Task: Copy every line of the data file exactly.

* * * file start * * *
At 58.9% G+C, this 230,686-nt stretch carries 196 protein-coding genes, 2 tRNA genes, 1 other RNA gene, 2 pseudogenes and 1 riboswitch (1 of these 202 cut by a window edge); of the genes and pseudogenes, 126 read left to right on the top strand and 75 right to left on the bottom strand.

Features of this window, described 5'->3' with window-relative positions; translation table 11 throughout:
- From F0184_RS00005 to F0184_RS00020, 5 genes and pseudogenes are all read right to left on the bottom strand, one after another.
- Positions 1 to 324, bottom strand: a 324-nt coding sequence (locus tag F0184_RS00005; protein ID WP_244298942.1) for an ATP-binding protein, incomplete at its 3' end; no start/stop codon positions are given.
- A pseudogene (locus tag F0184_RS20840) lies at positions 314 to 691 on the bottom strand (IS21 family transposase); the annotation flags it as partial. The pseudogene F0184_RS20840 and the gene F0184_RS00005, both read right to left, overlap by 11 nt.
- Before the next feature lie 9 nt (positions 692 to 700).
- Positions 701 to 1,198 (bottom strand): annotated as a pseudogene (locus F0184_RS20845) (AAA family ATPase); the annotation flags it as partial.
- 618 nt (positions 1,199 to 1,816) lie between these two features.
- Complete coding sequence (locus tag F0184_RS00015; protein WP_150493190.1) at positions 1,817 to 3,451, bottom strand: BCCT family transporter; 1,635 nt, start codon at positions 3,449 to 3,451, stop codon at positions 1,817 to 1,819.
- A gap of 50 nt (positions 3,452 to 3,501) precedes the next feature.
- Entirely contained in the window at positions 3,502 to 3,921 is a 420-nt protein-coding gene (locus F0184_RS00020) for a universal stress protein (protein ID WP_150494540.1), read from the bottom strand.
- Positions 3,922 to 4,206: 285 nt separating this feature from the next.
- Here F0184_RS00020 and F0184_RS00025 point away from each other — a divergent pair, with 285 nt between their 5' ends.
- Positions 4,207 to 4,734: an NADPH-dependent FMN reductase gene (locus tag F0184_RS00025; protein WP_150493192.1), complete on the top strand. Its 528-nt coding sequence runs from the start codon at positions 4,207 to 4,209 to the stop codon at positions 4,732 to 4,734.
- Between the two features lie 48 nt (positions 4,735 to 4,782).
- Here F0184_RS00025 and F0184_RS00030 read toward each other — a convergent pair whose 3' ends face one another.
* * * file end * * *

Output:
At 58.9% G+C, this 230,686-nt stretch carries 196 protein-coding genes, 2 tRNA genes, 1 other RNA gene, 2 pseudogenes and 1 riboswitch (1 of these 202 cut by a window edge); of the genes and pseudogenes, 126 read left to right on the top strand and 75 right to left on the bottom strand.

Features of this window, described 5'->3' with window-relative positions; translation table 11 throughout:
- From F0184_RS00005 to F0184_RS00020, 5 genes and pseudogenes are all read right to left on the bottom strand, one after another.
- Positions 1 to 324, bottom strand: a 324-nt coding sequence (locus tag F0184_RS00005; protein ID WP_244298942.1) for an ATP-binding protein, incomplete at its 3' end; no start/stop codon positions are given.
- A pseudogene (locus tag F0184_RS20840) lies at positions 314 to 691 on the bottom strand (IS21 family transposase); the annotation flags it as partial. The pseudogene F0184_RS20840 and the gene F0184_RS00005, both read right to left, overlap by 11 nt.
- Before the next feature lie 9 nt (positions 692 to 700).
- Positions 701 to 1,198 (bottom strand): annotated as a pseudogene (locus F0184_RS20845) (AAA family ATPase); the annotation flags it as partial.
- 618 nt (positions 1,199 to 1,816) lie between these two features.
- Complete coding sequence (locus tag F0184_RS00015; protein WP_150493190.1) at positions 1,817 to 3,451, bottom strand: BCCT family transporter; 1,635 nt, start codon at positions 3,449 to 3,451, stop codon at positions 1,817 to 1,819.
- A gap of 50 nt (positions 3,452 to 3,501) precedes the next feature.
- Entirely contained in the window at positions 3,502 to 3,921 is a 420-nt protein-coding gene (locus F0184_RS00020) for a universal stress protein (protein ID WP_150494540.1), read from the bottom strand.
- Positions 3,922 to 4,206: 285 nt separating this feature from the next.
- Here F0184_RS00020 and F0184_RS00025 point away from each other — a divergent pair, with 285 nt between their 5' ends.
- Positions 4,207 to 4,734: an NADPH-dependent FMN reductase gene (locus tag F0184_RS00025; protein WP_150493192.1), complete on the top strand. Its 528-nt coding sequence runs from the start codon at positions 4,207 to 4,209 to the stop codon at positions 4,732 to 4,734.
- Between the two features lie 48 nt (positions 4,735 to 4,782).
- Here F0184_RS00025 and F0184_RS00030 read toward each other — a convergent pair whose 3' ends face one another.